FreeBSD 6.3 Build


This document contains basic instructions on building a system using FreeBSD 6.3. This covers security standards, configuration options, networking configuration, etc. The information used in this example probably doesn’t match your environment or hardware exactly. Verify your network, hardware and other internal system build standards before using the information contained here. Use this document at your own risk.

This document assumes technical knowledge of FreeBSD, especially in regards to kernel configuration (which is highly dependant on server hardware, application usage, and expected functionality.)

Before You Begin

Make sure that you have the following items completed and available for the installation:

  1. FreeBSD 6.3-RELEASE disc
  2. Hardware has been updated with the correct configuration for its type (see hardware preparation documentation specific for the platform and model.)
  3. Obtained server name and IP addresses

Operating System Installation

  1. Boot from FreeBSD 6.3-RELEASE installation media. Ignore Boot Loader when it is loaded.
  2. Country Selection – United States
  3. Choose “Custom” under the Main Installation Screen
    1. Select “Partition”
      1. Select free space and choose “A” to use the entire disk
      2. Set the partition as bootable with “S”
      3. Select “Q” to finish
  4. When prompted on the Boot Manager Screen, select “Standard”
  5. Select “Label” to begin assigning and labeling disk slices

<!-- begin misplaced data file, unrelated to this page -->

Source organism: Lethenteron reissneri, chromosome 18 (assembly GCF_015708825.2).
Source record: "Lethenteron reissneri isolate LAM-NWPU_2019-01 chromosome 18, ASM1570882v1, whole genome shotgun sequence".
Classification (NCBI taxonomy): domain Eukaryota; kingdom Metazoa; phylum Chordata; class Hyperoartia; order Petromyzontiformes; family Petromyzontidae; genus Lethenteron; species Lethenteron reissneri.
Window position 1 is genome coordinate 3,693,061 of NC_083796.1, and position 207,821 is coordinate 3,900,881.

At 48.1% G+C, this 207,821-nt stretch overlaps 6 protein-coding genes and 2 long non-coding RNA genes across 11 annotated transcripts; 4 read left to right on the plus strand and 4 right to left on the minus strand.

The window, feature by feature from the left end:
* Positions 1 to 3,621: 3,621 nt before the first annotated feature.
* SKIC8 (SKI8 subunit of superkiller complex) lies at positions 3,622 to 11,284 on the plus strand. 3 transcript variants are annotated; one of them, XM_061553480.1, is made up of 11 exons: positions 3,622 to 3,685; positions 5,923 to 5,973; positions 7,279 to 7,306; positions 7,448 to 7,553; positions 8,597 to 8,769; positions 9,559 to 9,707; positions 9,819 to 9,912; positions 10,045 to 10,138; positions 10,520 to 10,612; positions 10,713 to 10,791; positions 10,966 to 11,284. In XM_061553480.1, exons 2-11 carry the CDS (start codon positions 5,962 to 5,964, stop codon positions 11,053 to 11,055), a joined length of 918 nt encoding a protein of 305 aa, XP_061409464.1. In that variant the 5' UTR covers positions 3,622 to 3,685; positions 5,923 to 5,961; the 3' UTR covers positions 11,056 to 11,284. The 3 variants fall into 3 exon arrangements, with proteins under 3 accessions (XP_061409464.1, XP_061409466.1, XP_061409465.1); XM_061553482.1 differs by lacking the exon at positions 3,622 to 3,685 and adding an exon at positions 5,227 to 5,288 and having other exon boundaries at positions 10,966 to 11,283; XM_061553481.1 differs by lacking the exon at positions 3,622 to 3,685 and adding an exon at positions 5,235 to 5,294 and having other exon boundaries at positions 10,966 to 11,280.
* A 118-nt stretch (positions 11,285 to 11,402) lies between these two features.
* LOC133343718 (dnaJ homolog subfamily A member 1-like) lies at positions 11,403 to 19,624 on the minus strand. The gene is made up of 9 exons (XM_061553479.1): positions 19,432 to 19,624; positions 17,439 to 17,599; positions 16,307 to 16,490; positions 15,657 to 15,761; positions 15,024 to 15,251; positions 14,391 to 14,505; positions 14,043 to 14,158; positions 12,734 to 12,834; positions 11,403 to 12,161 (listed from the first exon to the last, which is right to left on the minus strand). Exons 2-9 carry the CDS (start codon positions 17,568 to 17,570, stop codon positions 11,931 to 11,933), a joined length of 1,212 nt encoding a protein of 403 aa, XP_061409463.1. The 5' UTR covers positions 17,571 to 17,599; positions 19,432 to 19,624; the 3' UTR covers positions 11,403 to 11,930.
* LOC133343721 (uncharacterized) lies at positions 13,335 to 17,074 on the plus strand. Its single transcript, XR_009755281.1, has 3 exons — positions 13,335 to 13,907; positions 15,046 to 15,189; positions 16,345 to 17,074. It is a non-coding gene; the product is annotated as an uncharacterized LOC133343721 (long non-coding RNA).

1. Use the following partition scheme:
      • swap – 512 MB
      • / – 1024 MB
      • /usr – 8192 MB (This can be more if needed, but I use 8192MB as a minimum)
      • /var – 1024 MB (Running a large MySQL database will require an increase here)
      • /tmp – 512 MB
      • /home – 4096 MB
      • /opt – What ever is left.
    2. Hit “Q” to finish
  6. Choose “Distributions” under the Main Installation Screen
    1. Select only the following distributions:
      • Minimal
      • Custom
      • base
      • kernels
      • dict
      • doc
      • man
      • catman
      • proflibs
      • src – ALL
      • ports
      • local
    2. Back out to the Main Installation Screen
  7. Select “Media”
    1. Choose “CD-ROM”
  8. Select “Commit” to finalize these settings
    1. Verify the settings by choosing “Yes”
    2. The operating system will now be installed from CD-ROM
  9. After installation, when prompted to set last options, choose “Yes”
    1. Set root password
    2. Set the time zone. I use the Pacific time zone in the US as an example here.
      1. Select “No” when asked to set the clock to UTC
      2. Select America – North and South
      3. United States
      4. Pacific Time – Confirm abbreviation of the time zone
  10. Configure “Networking”
    1. Enable ssh, leave the rest at defaults
    2. Select “Interfaces”
      1. Select interface you wish to configure
      2. Do not enable Ipv6 (unless you need it)
      3. Do not enable DHCP (unless you need it)
      4. Enter hostname
      5. Enter domain name
      6. Enter Gateway – Appropriate gateway for the network you are on
      7. Enter DNS server(s)
      8. Enter IP address and subnet mask
      9. Select Yes to bring up the interface
      10. Exit back up out of Interfaces
    3. Configure “Startup”
      1. Unselect “quotas”
  11. Select “Exit” twice, followed by “Exit Install”, then “Yes”
  12. The server will be automatically rebooted, finishing the installation

Operating System Configuration

  1. On startup the server will prompt you to type in random junk to provide a seed value for the SSH keys. Just pound on the keyboard until you get bored.
  2. Log into the server as root